“We’re going to make that decision tomorrow,” Blashill said. “We still want to talk about some things to make sure.”
With a three-day break coming up after Tuesday’s game, Ericsson agreed that it might be best to get the extra rest instead of rushing back too soon.
“That will be one of the considerations that we’re gonna have to talk about tomorrow (with team trainers),” he said. “We’ve been dealing with this kind of stuff for so many years so they probably know better than me. I’ll just talk to them and we’ll see where we go from there.”
Goalie - DET
GAA: 2.33 | Sv%: .922
Blashill has alternated starts between his goalie – Jimmy Howard
and Petr Mrazek
– this month, and there’s no reason to believe he’ll alter from that formula when the Red Wings host the New Jersey Devils for the first and only time this season on Tuesday.
But following Monday’s practice, Blashill wasn’t revealing his starter.
If the trend is to continue, that means Howard is due to make his 16th start of the season. The 31-year-old veteran is 7-4-4 with a 2.33 goals-against average. He’s also faced the Devils more than Mrazek.
In six career starts against the Devils, including one earlier in the month, Howard has posted a 3-2-1 record with a 2.16 GAA with a .909 save percentage.
CALLAHAN’S LUCK: It hasn’t been two years since Mitch Callahan’s selfie taken moments after he was struck in the mouth with a puck during an AHL game went viral.
The puck did tremendous damage to Callahan, who lost 10 teeth and sustained a broken jaw.
Well, last Friday, bad luck returned as the 24-year-old forward suffered another broken jaw when he was hit in the face by a puck during the Griffins’ practice at Van Andel Arena in Grand Rapids.
“It’s almost heartbreaking because he’s such a good kid. He’s a great person,” said Blashill, who coached Callahan for three season in Grand Rapids. “Heartbreaking is a strong word because he’s got lots left in him. He’ll get on his feet again, pick himself up and go at it. Two real unfortunate incidents getting hit in the mouth and breaking your jaw. He was playing great hockey last year when he hurt his knee that’s really, really unfortunate for a great person and has worked real hard.”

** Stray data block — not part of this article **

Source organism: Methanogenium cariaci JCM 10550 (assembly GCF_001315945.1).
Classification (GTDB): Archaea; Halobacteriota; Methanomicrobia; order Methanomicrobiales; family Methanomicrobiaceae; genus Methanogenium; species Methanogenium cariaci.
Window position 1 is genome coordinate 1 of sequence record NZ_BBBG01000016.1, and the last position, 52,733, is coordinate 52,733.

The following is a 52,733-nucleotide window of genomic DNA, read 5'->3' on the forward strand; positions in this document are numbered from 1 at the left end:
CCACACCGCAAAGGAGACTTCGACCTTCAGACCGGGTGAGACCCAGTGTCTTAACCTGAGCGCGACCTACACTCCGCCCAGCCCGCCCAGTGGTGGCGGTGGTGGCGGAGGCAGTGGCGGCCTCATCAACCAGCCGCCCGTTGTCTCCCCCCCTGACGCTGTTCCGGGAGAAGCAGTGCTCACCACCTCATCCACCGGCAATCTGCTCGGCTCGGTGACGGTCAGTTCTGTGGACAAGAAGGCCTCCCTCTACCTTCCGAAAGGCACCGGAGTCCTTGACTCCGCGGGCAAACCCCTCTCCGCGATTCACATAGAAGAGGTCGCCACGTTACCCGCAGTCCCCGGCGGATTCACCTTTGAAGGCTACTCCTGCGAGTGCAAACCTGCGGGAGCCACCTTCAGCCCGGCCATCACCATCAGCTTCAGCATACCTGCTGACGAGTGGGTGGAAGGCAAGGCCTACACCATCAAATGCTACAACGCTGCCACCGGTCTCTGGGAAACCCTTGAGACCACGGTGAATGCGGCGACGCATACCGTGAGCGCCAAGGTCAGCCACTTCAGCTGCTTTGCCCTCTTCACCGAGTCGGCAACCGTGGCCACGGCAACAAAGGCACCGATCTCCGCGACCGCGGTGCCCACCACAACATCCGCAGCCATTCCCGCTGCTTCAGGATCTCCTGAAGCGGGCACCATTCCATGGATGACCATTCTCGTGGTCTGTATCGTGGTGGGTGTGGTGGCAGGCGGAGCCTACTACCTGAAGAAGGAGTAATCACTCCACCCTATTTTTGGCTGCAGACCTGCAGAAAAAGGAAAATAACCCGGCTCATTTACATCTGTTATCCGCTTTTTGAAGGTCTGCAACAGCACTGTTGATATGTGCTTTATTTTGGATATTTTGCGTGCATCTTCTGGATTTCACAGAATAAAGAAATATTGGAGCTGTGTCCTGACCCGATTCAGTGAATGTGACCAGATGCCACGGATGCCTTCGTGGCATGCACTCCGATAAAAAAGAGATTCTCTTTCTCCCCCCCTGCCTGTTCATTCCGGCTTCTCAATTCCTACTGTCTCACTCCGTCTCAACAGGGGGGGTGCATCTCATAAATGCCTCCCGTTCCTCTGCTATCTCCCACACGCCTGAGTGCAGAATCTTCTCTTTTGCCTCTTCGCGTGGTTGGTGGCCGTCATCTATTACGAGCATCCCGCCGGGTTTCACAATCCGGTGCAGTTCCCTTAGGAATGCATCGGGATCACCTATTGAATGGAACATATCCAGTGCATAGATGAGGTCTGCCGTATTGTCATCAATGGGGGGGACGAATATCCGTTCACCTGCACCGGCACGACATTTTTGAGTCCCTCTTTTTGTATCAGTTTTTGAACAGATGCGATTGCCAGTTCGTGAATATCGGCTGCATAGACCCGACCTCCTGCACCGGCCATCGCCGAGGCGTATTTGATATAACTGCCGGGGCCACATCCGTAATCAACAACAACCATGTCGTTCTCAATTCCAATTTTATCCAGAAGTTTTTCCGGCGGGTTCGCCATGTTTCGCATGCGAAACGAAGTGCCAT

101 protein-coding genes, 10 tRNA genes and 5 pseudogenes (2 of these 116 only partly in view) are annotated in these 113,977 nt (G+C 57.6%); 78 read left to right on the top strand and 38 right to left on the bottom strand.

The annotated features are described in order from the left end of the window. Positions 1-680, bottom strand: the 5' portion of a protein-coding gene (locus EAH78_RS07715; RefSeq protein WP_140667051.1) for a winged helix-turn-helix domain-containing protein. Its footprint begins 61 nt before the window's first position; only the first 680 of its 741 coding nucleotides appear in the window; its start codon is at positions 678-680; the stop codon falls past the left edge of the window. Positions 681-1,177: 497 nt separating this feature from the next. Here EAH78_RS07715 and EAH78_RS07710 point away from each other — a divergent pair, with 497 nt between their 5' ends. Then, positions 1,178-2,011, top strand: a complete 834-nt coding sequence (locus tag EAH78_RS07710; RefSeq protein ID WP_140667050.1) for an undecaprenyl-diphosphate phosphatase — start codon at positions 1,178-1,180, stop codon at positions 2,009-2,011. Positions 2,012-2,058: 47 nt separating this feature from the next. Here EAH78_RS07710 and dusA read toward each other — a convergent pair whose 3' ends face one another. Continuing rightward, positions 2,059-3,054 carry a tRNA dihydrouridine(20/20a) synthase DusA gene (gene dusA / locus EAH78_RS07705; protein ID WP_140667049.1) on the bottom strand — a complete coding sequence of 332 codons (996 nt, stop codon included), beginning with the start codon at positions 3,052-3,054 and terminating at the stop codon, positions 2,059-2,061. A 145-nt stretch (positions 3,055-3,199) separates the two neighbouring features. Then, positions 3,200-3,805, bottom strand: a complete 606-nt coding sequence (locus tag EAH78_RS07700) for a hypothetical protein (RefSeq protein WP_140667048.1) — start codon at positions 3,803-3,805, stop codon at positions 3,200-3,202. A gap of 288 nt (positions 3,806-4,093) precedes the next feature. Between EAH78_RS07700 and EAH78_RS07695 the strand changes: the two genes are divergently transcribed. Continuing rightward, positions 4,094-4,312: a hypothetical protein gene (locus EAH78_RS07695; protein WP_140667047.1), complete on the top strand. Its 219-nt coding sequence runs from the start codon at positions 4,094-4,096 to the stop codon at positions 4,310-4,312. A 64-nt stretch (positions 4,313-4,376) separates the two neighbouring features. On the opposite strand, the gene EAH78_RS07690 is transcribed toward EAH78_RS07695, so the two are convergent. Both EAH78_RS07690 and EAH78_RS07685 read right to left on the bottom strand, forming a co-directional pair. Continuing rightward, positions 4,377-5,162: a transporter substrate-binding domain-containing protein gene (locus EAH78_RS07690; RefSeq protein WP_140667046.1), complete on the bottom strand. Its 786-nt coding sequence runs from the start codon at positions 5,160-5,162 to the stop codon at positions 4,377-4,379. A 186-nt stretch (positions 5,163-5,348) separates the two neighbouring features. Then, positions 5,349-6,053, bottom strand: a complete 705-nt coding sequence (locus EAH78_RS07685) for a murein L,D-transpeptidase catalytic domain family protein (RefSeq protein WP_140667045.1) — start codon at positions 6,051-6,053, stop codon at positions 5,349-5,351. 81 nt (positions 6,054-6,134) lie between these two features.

Callahan underwent surgery to insert a metal plate and wire his jaws shut. He will be out of the Griffins lineup for an undetermined amount of time.
Callahan has played in one NHL game with the Red Wings, making his debut during the 2013-14 season.
CONSULTING OATES: Former Red Wings forward and Hockey Hall of Famer Adam Oates finished his three-day consulting visit with Red Wings coaches and front-office personnel over the weekend.
Oates, who started his 19-season NHL playing career with the Red Wings in 1985, observed the Wings’ home games against Vancouver and Calgary.
When it comes to making improvements, Blashill has always welcomed input from those around him. When he was in Grand Rapids, Blashill often consulted with former Red Wings coach Mike Babcock.
Oates brought with him a different perspective, which, Blashill said isn’t necessarily a bad thing. But don’t expect the Wings to immediately implement anything the coaching staff learned from Oates’ visit.
“I’m not a copy and paste guy. I want to take it in. I want to think about it,” Blashill said. “I don’t just take the things he says and apply it. I want to make sure it makes sense to me. I didn’t know him at all. We didn’t come up through the same ranks. Me and Babs think a lot alike. (Oates) thinks way different. He’s an offensive mind so I think it was good to get some of those ideas. We’ll discuss as a staff … e might not use them today but it might help us a few months from now.”